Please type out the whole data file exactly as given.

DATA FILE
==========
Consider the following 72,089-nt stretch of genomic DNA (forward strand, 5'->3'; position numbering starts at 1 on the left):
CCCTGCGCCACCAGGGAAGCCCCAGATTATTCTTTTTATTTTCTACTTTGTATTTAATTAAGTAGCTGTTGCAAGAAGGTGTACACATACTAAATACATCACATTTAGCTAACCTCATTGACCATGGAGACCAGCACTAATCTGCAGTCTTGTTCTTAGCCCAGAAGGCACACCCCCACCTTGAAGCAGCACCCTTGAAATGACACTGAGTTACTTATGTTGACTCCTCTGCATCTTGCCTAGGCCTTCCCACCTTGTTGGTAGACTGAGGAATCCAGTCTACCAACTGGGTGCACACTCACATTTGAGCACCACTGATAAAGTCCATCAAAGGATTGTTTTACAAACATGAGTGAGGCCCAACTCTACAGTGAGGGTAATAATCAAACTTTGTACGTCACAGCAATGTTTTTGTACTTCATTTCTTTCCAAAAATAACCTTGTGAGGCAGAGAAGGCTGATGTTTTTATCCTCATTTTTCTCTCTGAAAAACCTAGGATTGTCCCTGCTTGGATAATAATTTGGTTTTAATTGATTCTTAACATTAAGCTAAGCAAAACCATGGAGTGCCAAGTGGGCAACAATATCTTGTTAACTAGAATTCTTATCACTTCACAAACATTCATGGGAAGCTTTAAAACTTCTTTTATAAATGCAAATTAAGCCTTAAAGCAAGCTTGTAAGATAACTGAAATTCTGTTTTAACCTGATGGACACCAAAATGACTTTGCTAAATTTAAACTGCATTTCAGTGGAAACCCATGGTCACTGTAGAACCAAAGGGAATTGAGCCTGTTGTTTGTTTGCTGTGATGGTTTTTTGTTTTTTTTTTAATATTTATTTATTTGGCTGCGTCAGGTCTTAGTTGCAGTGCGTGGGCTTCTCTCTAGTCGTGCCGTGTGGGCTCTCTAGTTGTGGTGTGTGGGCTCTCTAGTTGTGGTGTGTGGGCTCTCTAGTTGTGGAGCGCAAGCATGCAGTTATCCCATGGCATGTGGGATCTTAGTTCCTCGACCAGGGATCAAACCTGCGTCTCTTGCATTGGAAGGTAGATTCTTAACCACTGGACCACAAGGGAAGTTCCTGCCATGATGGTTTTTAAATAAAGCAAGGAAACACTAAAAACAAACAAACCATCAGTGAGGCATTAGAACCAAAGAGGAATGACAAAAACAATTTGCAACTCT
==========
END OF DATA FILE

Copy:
Consider the following 72,089-nt stretch of genomic DNA (forward strand, 5'->3'; position numbering starts at 1 on the left):
CCCTGCGCCACCAGGGAAGCCCCAGATTATTCTTTTTATTTTCTACTTTGTATTTAATTAAGTAGCTGTTGCAAGAAGGTGTACACATACTAAATACATCACATTTAGCTAACCTCATTGACCATGGAGACCAGCACTAATCTGCAGTCTTGTTCTTAGCCCAGAAGGCACACCCCCACCTTGAAGCAGCACCCTTGAAATGACACTGAGTTACTTATGTTGACTCCTCTGCATCTTGCCTAGGCCTTCCCACCTTGTTGGTAGACTGAGGAATCCAGTCTACCAACTGGGTGCACACTCACATTTGAGCACCACTGATAAAGTCCATCAAAGGATTGTTTTACAAACATGAGTGAGGCCCAACTCTACAGTGAGGGTAATAATCAAACTTTGTACGTCACAGCAATGTTTTTGTACTTCATTTCTTTCCAAAAATAACCTTGTGAGGCAGAGAAGGCTGATGTTTTTATCCTCATTTTTCTCTCTGAAAAACCTAGGATTGTCCCTGCTTGGATAATAATTTGGTTTTAATTGATTCTTAACATTAAGCTAAGCAAAACCATGGAGTGCCAAGTGGGCAACAATATCTTGTTAACTAGAATTCTTATCACTTCACAAACATTCATGGGAAGCTTTAAAACTTCTTTTATAAATGCAAATTAAGCCTTAAAGCAAGCTTGTAAGATAACTGAAATTCTGTTTTAACCTGATGGACACCAAAATGACTTTGCTAAATTTAAACTGCATTTCAGTGGAAACCCATGGTCACTGTAGAACCAAAGGGAATTGAGCCTGTTGTTTGTTTGCTGTGATGGTTTTTTGTTTTTTTTTTAATATTTATTTATTTGGCTGCGTCAGGTCTTAGTTGCAGTGCGTGGGCTTCTCTCTAGTCGTGCCGTGTGGGCTCTCTAGTTGTGGTGTGTGGGCTCTCTAGTTGTGGTGTGTGGGCTCTCTAGTTGTGGAGCGCAAGCATGCAGTTATCCCATGGCATGTGGGATCTTAGTTCCTCGACCAGGGATCAAACCTGCGTCTCTTGCATTGGAAGGTAGATTCTTAACCACTGGACCACAAGGGAAGTTCCTGCCATGATGGTTTTTAAATAAAGCAAGGAAACACTAAAAACAAACAAACCATCAGTGAGGCATTAGAACCAAAGAGGAATGACAAAAACAATTTGCAACTCT